Eroc — Eroc 1
(Universal Music 060249827945, 1975/2005, CD)
Eroc — Eroc 2 (Zwei)
(Universal Music 060249827946, 1976/2005, CD)
Eroc — Eroc 3
(Universal Music 060249833883, 1979/2005, CD)
by Henry Schneider, Published 2008-01-01
After 30 years Eroc’s solo albums are now available on CD and finally finding their way to the US in 2007. Eroc remastered them from the original tapes, added bonus material, and included liner notes in both German and English. Eroc was Grobschnitt’s drummer, songwriter, and sound engineer during the 70s and early 80s. Starting in 1975, Eroc embarked on his solo career, and his first two albums contained music and electronic effects he had created for Grobschnitt’s concerts.
When Eroc 1 was released in 1975, vinyl technology limited the amount of music that could be included on one LP. Eroc had recorded more tracks than could fit and so with this official reissue, Eroc has inserted the missing music with the original music as he had intended. Eroc 1 is an oddball combination of studio experiments and electronic compositions. The opening track is a recording of Eroc walking up several flights of stairs. The second track “Kleine Eva” is a 12-minute amateurish emusic noodle typical of people exploring synthesizers in the 70s. It is not very good and far too long. The remainder of the disc is actually quite interesting. The synthesizer and guitar pieces show creativity and have an edge that encourages you to keep listening. They sound like his German and French contemporaries (Michael Hoenig and Phillipe Besombes). The experimental stuff varies in quality. I am not sure of the value of including the stairway piece or the 46 second German conversation about mythical creatures (“Toni Moff Mollo”), but the sound collage of “Horrorgoll” is actually pretty cool keeping in mind that Eroc composed this piece using the traditional method of tape, radio, delay, and scissors.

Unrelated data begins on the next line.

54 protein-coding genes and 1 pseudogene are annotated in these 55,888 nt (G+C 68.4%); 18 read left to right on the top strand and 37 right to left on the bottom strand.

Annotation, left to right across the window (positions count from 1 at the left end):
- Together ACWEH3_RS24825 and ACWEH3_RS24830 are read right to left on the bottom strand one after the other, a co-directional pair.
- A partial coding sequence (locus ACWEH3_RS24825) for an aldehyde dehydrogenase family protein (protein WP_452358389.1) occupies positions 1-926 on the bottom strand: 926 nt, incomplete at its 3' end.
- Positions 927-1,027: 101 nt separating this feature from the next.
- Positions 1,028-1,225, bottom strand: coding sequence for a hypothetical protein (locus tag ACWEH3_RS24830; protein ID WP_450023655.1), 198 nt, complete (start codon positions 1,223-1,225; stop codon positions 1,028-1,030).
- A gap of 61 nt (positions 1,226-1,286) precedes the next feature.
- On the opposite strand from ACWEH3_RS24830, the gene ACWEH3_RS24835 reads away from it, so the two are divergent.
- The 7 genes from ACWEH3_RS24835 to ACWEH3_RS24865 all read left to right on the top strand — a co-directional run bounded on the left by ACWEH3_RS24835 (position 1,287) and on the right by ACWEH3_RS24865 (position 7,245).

Eroc 2 was released one year later and it continues on from Eroc 1 though much rawer and experimental. The major difference is this album contains 30 tracks as opposed to the 13 on Eroc 1. Obviously, having 30 tracks means that most of them are a minute or less in duration, with one as short as five seconds. Eroc 2 is also a mixture of field recordings/studio experiments and interesting electronic and rock music. Recorded in Conny Plank’s studio, Eroc 2 contains some excellent music such as “Der Traum vom Wald” that was used by school classes to inspire essays and art. The experiments include sink recordings, rants, singing in a car, belches, reversed tapes, and clowning around on instruments similar to ZNR or Zappa.
Eroc 3, appearing in 1979, was a compromise as Grobschnitt was occupying a great deal of Eroc’s time, not leaving much time for his solo efforts. Consequently he included a number of recordings of Grobschnitt rehearsals and late night jams. Eroc 3 is more rock oriented than his first two solo albums, but it still retains the experimental atmosphere of those albums. The high points for me are the signature “Wolkenreise” and “Crew Blues Session.” Unlike the first two albums, the bonus material on Eroc 3 was recorded between 2001 and 2004, so there is a marked difference in sound, quality, and atmosphere. While similar, each of these three albums is unique. We are fortunate to finally be able to purchase these CDs in the US.
Related artist(s): Eroc
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